Ògún, the god of iron, approached Òrúnmìlà (Father of Divination) to be initiated into the cult of Ifá. Ògún came empty handed and Òrúnmìlà noted that if Ògún was too poor to be able to raise the fee for his initiation, he should not be too wretched to afford the materials for the sacrificial offering that will precede his initiation. Yet Ògún had nothing to offer. When it dawned on him that he would not be initiated into the Ifá inner council, Ògún offered Òrúnmìlà the only thing he had; his sword. There was an offer and acceptance and Ògún was initiated.
Shortly thereafter, the folly of handing over his only priceless possession and the only thing that made the people to fear him, the sword, to Òrúnmìlà dawned on Ògún. As he stepped out of the initiation room without his well-sharpened and glittering sword, the people noticed that Ògún had become vulnerable and they started making jest of him. He became the village dolt. Village boys made him dance to fatuous songs. He engaged a few in wrestling bouts and he was defeated as many times as he attempted. Wrestling has never been one of Ògún’s strong points. The god of iron is noted for his fiery temper and the dexterity of his sword, which becomes momentarily red the second he is provoked. The story does not end there. But I will not be going into the details of how Ògún regained his reputation because that one is not relevant here today. However, the lesson Ògún learnt after that incident is that no matter the situation, one should not hand over his priceless possession to the other person for any reason.
Things are happening to the political gladiators down south that should not have happened to them if they had consulted their diviners before they handed over their only sword to the north during the 2015 general election. Events are confronting them in such a way that one is forced to interrogate the much touted sophistication of southern Nigerian politics. The north, hate the region or love it, is holding the hilt of the sword as we approach the 2023 general election. Either in the ruling All Progressive Congress (APC), with the entitlement mentality of the “Emi lokan” bad-mannered assemblage, to the opposition Peoples Democratic Party (PDP) and its self-destruct tendencies; down to the neoteric Labour Party, (LP) and its motley crowd of “obidients”, the south remains, as far as the 2023 presidential race is concerned, a sharply divided house in the face of the rock solid stand of the north, when push comes to shove. That is bad enough.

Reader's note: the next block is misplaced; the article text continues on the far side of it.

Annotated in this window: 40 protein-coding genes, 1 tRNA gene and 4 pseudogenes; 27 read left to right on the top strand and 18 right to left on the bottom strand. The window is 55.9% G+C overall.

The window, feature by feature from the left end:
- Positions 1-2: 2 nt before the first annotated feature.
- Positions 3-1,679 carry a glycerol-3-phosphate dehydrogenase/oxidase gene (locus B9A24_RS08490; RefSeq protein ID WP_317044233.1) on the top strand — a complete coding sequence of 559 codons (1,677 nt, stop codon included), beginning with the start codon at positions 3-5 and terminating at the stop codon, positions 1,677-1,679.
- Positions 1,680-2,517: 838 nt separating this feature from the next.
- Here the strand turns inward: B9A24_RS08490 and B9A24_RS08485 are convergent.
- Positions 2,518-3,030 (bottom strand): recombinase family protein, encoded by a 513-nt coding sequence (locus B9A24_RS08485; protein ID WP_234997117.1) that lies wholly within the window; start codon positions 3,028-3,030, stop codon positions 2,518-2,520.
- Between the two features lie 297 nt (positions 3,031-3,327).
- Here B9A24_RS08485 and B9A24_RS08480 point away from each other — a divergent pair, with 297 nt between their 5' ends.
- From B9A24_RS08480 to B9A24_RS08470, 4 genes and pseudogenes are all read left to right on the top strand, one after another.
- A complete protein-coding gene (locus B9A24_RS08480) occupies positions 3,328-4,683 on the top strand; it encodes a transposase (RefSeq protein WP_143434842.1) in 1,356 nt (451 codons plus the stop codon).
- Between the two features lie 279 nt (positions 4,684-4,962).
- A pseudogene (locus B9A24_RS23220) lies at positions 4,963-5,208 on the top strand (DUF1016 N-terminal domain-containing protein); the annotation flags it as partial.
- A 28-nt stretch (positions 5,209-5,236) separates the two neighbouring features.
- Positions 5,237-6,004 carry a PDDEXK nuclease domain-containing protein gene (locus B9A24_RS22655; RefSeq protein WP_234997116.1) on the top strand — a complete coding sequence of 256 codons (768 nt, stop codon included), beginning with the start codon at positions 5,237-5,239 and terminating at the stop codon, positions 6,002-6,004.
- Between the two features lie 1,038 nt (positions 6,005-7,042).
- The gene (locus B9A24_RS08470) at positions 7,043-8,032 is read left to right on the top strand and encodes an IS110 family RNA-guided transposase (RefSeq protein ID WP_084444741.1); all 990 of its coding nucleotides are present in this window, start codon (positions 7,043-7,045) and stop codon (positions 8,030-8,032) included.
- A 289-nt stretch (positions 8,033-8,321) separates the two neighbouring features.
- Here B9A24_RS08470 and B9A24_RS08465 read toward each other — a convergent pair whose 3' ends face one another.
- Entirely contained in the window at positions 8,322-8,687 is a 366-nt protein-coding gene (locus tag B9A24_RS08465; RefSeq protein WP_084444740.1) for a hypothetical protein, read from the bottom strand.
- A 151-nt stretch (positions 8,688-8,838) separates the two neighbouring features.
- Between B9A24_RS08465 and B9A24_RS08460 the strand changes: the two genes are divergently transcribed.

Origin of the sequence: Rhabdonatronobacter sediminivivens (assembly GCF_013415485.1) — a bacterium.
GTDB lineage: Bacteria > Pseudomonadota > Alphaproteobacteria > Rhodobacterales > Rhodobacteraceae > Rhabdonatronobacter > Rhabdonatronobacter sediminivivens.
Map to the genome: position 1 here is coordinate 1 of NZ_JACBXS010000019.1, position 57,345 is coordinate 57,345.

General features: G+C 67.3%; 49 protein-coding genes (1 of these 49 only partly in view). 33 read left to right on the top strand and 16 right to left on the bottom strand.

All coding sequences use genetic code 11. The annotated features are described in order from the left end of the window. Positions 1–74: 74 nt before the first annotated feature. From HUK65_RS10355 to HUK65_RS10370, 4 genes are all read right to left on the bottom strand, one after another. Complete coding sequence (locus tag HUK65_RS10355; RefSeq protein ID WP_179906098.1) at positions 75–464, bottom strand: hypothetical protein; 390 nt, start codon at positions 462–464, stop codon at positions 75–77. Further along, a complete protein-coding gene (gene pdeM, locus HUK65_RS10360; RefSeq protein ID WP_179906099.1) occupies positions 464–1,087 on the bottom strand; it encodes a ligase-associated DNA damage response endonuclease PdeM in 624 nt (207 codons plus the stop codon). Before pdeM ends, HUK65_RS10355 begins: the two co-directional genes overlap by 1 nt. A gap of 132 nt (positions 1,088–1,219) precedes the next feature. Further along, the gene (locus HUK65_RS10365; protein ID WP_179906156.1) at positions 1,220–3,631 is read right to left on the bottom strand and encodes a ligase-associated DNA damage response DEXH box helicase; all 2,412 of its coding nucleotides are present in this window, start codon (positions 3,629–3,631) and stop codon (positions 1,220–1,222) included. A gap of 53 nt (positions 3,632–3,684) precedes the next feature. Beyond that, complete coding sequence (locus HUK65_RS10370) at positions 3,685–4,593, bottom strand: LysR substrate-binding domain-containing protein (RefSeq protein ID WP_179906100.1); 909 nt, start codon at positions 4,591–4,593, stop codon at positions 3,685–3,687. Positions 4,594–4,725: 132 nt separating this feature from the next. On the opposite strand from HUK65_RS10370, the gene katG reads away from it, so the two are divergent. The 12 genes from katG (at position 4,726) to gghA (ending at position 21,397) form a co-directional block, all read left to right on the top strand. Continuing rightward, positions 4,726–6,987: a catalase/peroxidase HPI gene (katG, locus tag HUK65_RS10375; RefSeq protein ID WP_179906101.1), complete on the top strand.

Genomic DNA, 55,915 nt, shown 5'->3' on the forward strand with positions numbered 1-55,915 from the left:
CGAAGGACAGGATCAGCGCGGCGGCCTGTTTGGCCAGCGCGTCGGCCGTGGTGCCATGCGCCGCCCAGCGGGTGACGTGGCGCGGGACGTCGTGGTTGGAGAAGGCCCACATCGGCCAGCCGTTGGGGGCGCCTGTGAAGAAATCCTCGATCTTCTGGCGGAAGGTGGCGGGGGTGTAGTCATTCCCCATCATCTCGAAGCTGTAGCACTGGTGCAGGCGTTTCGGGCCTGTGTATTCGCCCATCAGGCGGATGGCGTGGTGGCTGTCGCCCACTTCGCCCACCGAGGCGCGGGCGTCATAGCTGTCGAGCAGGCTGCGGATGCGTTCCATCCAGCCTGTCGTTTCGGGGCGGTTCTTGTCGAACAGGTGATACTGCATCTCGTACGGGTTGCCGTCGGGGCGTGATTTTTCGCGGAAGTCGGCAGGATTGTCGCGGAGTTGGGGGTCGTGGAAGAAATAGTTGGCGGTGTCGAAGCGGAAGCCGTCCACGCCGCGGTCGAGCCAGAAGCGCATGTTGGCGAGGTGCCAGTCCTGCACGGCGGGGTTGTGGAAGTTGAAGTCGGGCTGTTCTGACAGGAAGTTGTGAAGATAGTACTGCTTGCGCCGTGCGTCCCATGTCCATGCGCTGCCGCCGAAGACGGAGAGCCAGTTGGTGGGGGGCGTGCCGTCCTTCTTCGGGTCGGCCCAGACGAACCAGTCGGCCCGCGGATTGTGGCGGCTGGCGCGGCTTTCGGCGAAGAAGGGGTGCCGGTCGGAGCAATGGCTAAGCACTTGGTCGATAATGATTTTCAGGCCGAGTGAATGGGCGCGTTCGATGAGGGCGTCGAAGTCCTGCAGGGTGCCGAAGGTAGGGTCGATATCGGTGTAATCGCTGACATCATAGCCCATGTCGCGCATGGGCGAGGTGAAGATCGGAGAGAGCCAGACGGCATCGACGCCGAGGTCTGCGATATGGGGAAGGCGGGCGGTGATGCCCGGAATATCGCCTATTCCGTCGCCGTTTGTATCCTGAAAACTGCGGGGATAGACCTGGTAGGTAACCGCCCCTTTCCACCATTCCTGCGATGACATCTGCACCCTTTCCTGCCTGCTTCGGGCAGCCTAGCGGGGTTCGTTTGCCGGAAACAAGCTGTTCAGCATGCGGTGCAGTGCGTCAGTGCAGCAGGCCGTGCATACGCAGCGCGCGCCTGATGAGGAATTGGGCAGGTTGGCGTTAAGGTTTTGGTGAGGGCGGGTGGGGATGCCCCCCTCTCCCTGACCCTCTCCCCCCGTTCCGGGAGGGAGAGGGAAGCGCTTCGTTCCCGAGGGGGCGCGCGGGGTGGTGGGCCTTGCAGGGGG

I have paid attention to the happenings in the PDP as it waggles its way in the political firmament. I have no single iota of sympathy for the party. More importantly, I wish the current “flogging” of the southern elements in the north-leadership-dominated PDP should get to a level that their northern masters will ask them to queue up like naughty primary school pupils and beat senses into their brains (assuming they have any). That is why I had a good laugh when, last week, the National Chairman of the party, Dr. Ayu, described Governor Nyesom Wike of Rivers State and his gang of rebellious southern elements as children. And honestly, children they are; all of them! I ask, why are Wike and his gang of cheeky “children” crying? Who collected their akara? At what point did it occur to them that Ayu retaining his chairmanship of the PDP, with ex-Vice President Atiku Abubakar as the presidential candidate of the party amounted to the marginalisation of the south? How funny can these “children” be! What were they thinking when the PDP abandoned its age-long rotational principle and declared that any region could produce the president? What happened to their Asaba July 5, 2021 Southern Nigeria Governors Forum’s declaration that “the next president of Nigeria should emerge from the south”? When the PDP took the decision to throw open its presidential ticket, why did the Wikes of this world not protest and boycott the PDP presidential primaries? Why did he lead his gang of the now weeping “children” to contest the primaries and even give positive consideration to the idea of becoming a running mate before his fellow “child”, Governor Ifeanyi Okowa of Delta State, was chosen? How politically savoir-faire is the decision of Okowa, who hosted the first meeting of the Southern Nigeria Governors Forum, where they vowed to produce the next president, but now accepted to play second fiddle to Atiku? Who behaves in such a manner if not a child?